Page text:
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The rescue of Fannie Mae and Freddie Mac

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Abstract

We describe and evaluate the measures taken by the U.S. government to rescue Fannie Mae and Freddie Mac in September 2008. We begin by outlining the business model of these two firms and their role in the U.S. housing finance system. Our focus then turns to the sources of financial distress that the firms experienced and the events that ultimately led the government to take action in an effort to stabilize housing and financial markets. We describe the various resolution options available to policymakers at the time and evaluate the success of the choice of conservatorship, and other actions taken, in terms of five objectives that we argue an optimal intervention would have fulfilled. We conclude that the decision to take the firms into conservatorship and invest public funds achieved its short-run goals of stabilizing mortgage markets and promoting financial stability during a period of extreme stress. However, conservatorship led to tensions between maximizing the firms’ value and achieving broader macroeconomic objectives, and, most importantly, it has so far failed to produce reform of the U.S. housing finance system.

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  • Frame, W. Scott & Fuster, Andreas & Tracy, Joseph & Vickery, James, 2015. "The rescue of Fannie Mae and Freddie Mac," FRB Atlanta Working Paper 2015-2, Federal Reserve Bank of Atlanta.
  • Handle: RePEc:fip:fedawp:2015-02
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    Cited by:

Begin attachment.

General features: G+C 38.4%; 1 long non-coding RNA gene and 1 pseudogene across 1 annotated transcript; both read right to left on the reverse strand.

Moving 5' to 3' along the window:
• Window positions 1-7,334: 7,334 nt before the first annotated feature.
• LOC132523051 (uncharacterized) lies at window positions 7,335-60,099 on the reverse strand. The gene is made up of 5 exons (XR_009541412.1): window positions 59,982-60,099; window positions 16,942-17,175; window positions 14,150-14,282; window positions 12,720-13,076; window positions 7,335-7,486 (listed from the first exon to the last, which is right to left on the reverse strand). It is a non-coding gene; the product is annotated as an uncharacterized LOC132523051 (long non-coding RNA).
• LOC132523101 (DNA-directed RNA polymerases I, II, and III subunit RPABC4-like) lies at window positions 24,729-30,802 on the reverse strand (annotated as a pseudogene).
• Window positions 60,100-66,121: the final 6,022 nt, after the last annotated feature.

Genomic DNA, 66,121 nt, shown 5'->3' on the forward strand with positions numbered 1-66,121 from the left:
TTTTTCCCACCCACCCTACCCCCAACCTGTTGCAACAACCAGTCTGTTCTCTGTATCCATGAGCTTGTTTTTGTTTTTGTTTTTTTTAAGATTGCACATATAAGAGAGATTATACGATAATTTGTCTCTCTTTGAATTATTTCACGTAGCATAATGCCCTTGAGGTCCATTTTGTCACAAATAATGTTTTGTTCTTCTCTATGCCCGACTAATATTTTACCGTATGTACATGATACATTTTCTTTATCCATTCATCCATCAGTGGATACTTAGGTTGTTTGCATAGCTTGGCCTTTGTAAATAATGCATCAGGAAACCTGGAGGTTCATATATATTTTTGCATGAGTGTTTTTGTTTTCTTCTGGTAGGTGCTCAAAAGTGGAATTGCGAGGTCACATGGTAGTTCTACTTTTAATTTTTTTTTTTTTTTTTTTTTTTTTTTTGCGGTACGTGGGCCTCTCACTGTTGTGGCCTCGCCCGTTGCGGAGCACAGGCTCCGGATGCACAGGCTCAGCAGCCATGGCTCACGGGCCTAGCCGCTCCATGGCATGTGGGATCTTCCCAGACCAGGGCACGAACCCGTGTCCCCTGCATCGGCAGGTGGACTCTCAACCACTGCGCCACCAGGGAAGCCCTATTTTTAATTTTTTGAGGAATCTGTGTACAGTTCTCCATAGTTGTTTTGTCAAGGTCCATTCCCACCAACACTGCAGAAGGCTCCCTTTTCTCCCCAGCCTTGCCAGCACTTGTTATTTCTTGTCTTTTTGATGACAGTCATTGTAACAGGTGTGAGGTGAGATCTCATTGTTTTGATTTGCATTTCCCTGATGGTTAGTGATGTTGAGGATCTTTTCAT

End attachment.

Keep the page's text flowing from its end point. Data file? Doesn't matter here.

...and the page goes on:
1. Rice, Tara & Rose, Jonathan, 2016. "When good investments go bad: The contraction in community bank lending after the 2008 GSE takeover," Journal of Financial Intermediation, Elsevier, vol. 27(C), pages 68-88.
    2. Frame, W. Scott, 2016. "The federal home loan bank system and U.S. housing finance," FRB Atlanta Working Paper 2016-2, Federal Reserve Bank of Atlanta.
    3. Michael Jacobs, 2016. "Stress Testing and a Comparison of Alternative Methodologies for Scenario Generation," Journal of Applied Finance & Banking, SCIENPRESS Ltd, vol. 6(6), pages 1-7.
    4. W. Scott Frame, 2015. "Introduction to Special Issue: Government Involvement in Residential Mortgage Markets," Real Estate Economics, American Real Estate and Urban Economics Association, vol. 43(4), pages 807-819, November.
    5. Frame, W. Scott & Gerardi, Kristopher S. & Willen, Paul S., 2015. "The failure of supervisory stress testing: Fannie Mae, Freddie Mac, and OFHEO," FRB Atlanta Working Paper 2015-3, Federal Reserve Bank of Atlanta.

    More about this item

    Keywords

    Fannie Mae; Freddie Mac; housing finance; financial crisis; government intervention;

    JEL classification:

    • G1 - Financial Economics - - General Financial Markets
    • G21 - Financial Economics - - Financial Institutions and Services - - - Banks; Other Depository Institutions; Micro Finance Institutions; Mortgages
    • H12 - Public Economics - - Structure and Scope of Government - - - Crisis Management

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